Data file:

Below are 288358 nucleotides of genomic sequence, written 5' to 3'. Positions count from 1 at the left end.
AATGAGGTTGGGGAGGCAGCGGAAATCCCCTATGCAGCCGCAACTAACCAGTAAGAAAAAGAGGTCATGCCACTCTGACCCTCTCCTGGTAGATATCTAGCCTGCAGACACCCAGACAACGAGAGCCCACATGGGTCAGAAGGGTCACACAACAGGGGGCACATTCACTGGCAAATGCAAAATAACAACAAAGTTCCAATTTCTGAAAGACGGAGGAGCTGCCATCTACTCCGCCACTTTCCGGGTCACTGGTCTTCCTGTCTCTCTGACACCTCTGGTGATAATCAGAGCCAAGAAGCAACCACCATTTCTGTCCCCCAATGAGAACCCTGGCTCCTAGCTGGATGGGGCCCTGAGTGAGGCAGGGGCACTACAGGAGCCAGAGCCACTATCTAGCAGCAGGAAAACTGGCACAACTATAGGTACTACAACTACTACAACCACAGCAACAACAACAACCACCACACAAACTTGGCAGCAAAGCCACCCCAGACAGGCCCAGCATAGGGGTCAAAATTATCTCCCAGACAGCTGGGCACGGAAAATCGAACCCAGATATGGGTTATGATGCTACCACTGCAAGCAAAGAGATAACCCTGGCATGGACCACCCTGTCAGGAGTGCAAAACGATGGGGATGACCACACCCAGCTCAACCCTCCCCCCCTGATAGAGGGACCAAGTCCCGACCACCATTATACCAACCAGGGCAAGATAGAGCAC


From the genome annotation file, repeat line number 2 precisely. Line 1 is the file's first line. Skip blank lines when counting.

AATGAGGTTGGGGAGGCAGCGGAAATCCCCTATGCAGCCGCAACTAACCAGTAAGAAAAAGAGGTCATGCCACTCTGACCCTCTCCTGGTAGATATCTAGCCTGCAGACACCCAGACAACGAGAGCCCACATGGGTCAGAAGGGTCACACAACAGGGGGCACATTCACTGGCAAATGCAAAATAACAACAAAGTTCCAATTTCTGAAAGACGGAGGAGCTGCCATCTACTCCGCCACTTTCCGGGTCACTGGTCTTCCTGTCTCTCTGACACCTCTGGTGATAATCAGAGCCAAGAAGCAACCACCATTTCTGTCCCCCAATGAGAACCCTGGCTCCTAGCTGGATGGGGCCCTGAGTGAGGCAGGGGCACTACAGGAGCCAGAGCCACTATCTAGCAGCAGGAAAACTGGCACAACTATAGGTACTACAACTACTACAACCACAGCAACAACAACAACCACCACACAAACTTGGCAGCAAAGCCACCCCAGACAGGCCCAGCATAGGGGTCAAAATTATCTCCCAGACAGCTGGGCACGGAAAATCGAACCCAGATATGGGTTATGATGCTACCACTGCAAGCAAAGAGATAACCCTGGCATGGACCACCCTGTCAGGAGTGCAAAACGATGGGGATGACCACACCCAGCTCAACCCTCCCCCCCTGATAGAGGGACCAAGTCCCGACCACCATTATACCAACCAGGGCAAGATAGAGCAC